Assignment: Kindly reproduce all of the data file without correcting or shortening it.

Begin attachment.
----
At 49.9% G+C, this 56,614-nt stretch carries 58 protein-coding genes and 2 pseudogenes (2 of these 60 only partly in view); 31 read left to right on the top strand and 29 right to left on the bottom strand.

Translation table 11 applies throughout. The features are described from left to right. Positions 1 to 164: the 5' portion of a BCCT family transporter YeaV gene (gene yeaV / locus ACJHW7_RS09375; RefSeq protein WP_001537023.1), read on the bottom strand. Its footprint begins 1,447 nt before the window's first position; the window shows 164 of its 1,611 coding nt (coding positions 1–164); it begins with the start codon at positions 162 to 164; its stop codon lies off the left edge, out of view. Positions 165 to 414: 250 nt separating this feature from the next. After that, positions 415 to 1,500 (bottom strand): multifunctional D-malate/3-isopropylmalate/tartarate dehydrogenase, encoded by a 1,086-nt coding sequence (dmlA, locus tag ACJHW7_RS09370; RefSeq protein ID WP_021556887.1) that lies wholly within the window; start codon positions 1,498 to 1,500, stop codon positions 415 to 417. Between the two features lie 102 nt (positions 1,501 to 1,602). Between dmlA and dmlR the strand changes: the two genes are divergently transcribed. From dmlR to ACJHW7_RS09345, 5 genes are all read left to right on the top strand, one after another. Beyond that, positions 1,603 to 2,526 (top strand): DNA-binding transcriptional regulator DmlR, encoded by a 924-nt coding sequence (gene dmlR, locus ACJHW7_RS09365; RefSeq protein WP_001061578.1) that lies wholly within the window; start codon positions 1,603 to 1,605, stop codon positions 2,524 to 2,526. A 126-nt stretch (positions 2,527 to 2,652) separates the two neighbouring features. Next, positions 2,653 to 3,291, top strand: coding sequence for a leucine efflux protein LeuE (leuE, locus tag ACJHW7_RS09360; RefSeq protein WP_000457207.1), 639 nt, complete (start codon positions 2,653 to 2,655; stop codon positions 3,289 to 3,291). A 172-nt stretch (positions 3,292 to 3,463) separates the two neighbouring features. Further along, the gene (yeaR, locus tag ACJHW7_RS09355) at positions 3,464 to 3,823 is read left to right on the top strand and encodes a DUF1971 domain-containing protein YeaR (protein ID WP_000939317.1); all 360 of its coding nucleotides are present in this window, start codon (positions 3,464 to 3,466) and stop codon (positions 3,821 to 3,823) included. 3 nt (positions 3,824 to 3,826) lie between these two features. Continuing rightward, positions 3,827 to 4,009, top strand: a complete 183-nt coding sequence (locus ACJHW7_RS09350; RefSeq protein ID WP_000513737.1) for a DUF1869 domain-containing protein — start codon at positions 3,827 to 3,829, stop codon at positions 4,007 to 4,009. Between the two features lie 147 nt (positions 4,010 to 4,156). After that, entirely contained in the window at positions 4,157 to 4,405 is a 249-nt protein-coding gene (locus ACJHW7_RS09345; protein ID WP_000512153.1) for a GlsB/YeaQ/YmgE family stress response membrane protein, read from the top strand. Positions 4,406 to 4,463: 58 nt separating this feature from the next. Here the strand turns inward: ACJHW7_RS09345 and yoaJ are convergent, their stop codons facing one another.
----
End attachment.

At 49.9% G+C, this 56,614-nt stretch carries 58 protein-coding genes and 2 pseudogenes (2 of these 60 only partly in view); 31 read left to right on the top strand and 29 right to left on the bottom strand.

Translation table 11 applies throughout. The features are described from left to right. Positions 1 to 164: the 5' portion of a BCCT family transporter YeaV gene (gene yeaV / locus ACJHW7_RS09375; RefSeq protein WP_001537023.1), read on the bottom strand. Its footprint begins 1,447 nt before the window's first position; the window shows 164 of its 1,611 coding nt (coding positions 1–164); it begins with the start codon at positions 162 to 164; its stop codon lies off the left edge, out of view. Positions 165 to 414: 250 nt separating this feature from the next. After that, positions 415 to 1,500 (bottom strand): multifunctional D-malate/3-isopropylmalate/tartarate dehydrogenase, encoded by a 1,086-nt coding sequence (dmlA, locus tag ACJHW7_RS09370; RefSeq protein ID WP_021556887.1) that lies wholly within the window; start codon positions 1,498 to 1,500, stop codon positions 415 to 417. Between the two features lie 102 nt (positions 1,501 to 1,602). Between dmlA and dmlR the strand changes: the two genes are divergently transcribed. From dmlR to ACJHW7_RS09345, 5 genes are all read left to right on the top strand, one after another. Beyond that, positions 1,603 to 2,526 (top strand): DNA-binding transcriptional regulator DmlR, encoded by a 924-nt coding sequence (gene dmlR, locus ACJHW7_RS09365; RefSeq protein WP_001061578.1) that lies wholly within the window; start codon positions 1,603 to 1,605, stop codon positions 2,524 to 2,526. A 126-nt stretch (positions 2,527 to 2,652) separates the two neighbouring features. Next, positions 2,653 to 3,291, top strand: coding sequence for a leucine efflux protein LeuE (leuE, locus tag ACJHW7_RS09360; RefSeq protein WP_000457207.1), 639 nt, complete (start codon positions 2,653 to 2,655; stop codon positions 3,289 to 3,291). A 172-nt stretch (positions 3,292 to 3,463) separates the two neighbouring features. Further along, the gene (yeaR, locus tag ACJHW7_RS09355) at positions 3,464 to 3,823 is read left to right on the top strand and encodes a DUF1971 domain-containing protein YeaR (protein ID WP_000939317.1); all 360 of its coding nucleotides are present in this window, start codon (positions 3,464 to 3,466) and stop codon (positions 3,821 to 3,823) included. 3 nt (positions 3,824 to 3,826) lie between these two features. Continuing rightward, positions 3,827 to 4,009, top strand: a complete 183-nt coding sequence (locus ACJHW7_RS09350; RefSeq protein ID WP_000513737.1) for a DUF1869 domain-containing protein — start codon at positions 3,827 to 3,829, stop codon at positions 4,007 to 4,009. Between the two features lie 147 nt (positions 4,010 to 4,156). After that, entirely contained in the window at positions 4,157 to 4,405 is a 249-nt protein-coding gene (locus ACJHW7_RS09345; protein ID WP_000512153.1) for a GlsB/YeaQ/YmgE family stress response membrane protein, read from the top strand. Positions 4,406 to 4,463: 58 nt separating this feature from the next. Here the strand turns inward: ACJHW7_RS09345 and yoaJ are convergent, their stop codons facing one another.